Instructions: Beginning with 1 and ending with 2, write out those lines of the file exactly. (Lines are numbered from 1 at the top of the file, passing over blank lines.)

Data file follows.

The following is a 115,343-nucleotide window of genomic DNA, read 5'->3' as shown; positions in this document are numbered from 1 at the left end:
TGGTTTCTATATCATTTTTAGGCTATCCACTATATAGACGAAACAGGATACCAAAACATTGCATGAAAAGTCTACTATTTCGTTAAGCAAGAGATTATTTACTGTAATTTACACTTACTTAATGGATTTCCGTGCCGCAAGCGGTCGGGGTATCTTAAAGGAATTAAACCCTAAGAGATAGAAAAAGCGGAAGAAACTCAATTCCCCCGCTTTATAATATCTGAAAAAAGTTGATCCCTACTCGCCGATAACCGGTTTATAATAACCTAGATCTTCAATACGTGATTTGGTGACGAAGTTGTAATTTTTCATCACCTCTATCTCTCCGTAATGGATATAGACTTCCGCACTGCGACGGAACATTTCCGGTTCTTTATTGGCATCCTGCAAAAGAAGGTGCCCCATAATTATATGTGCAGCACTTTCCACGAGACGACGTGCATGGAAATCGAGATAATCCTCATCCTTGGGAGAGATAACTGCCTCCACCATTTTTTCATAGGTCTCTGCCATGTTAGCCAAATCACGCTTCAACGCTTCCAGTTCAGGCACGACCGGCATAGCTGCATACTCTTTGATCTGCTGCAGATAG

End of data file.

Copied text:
The following is a 115,343-nucleotide window of genomic DNA, read 5'->3' as shown; positions in this document are numbered from 1 at the left end:
TGGTTTCTATATCATTTTTAGGCTATCCACTATATAGACGAAACAGGATACCAAAACATTGCATGAAAAGTCTACTATTTCGTTAAGCAAGAGATTATTTACTGTAATTTACACTTACTTAATGGATTTCCGTGCCGCAAGCGGTCGGGGTATCTTAAAGGAATTAAACCCTAAGAGATAGAAAAAGCGGAAGAAACTCAATTCCCCCGCTTTATAATATCTGAAAAAAGTTGATCCCTACTCGCCGATAACCGGTTTATAATAACCTAGATCTTCAATACGTGATTTGGTGACGAAGTTGTAATTTTTCATCACCTCTATCTCTCCGTAATGGATATAGACTTCCGCACTGCGACGGAACATTTCCGGTTCTTTATTGGCATCCTGCAAAAGAAGGTGCCCCATAATTATATGTGCAGCACTTTCCACGAGACGACGTGCATGGAAATCGAGATAATCCTCATCCTTGGGAGAGATAACTGCCTCCACCATTTTTTCATAGGTCTCTGCCATGTTAGCCAAATCACGCTTCAACGCTTCCAGTTCAGGCACGACCGGCATAGCTGCATACTCTTTGATCTGCTGCAGATAG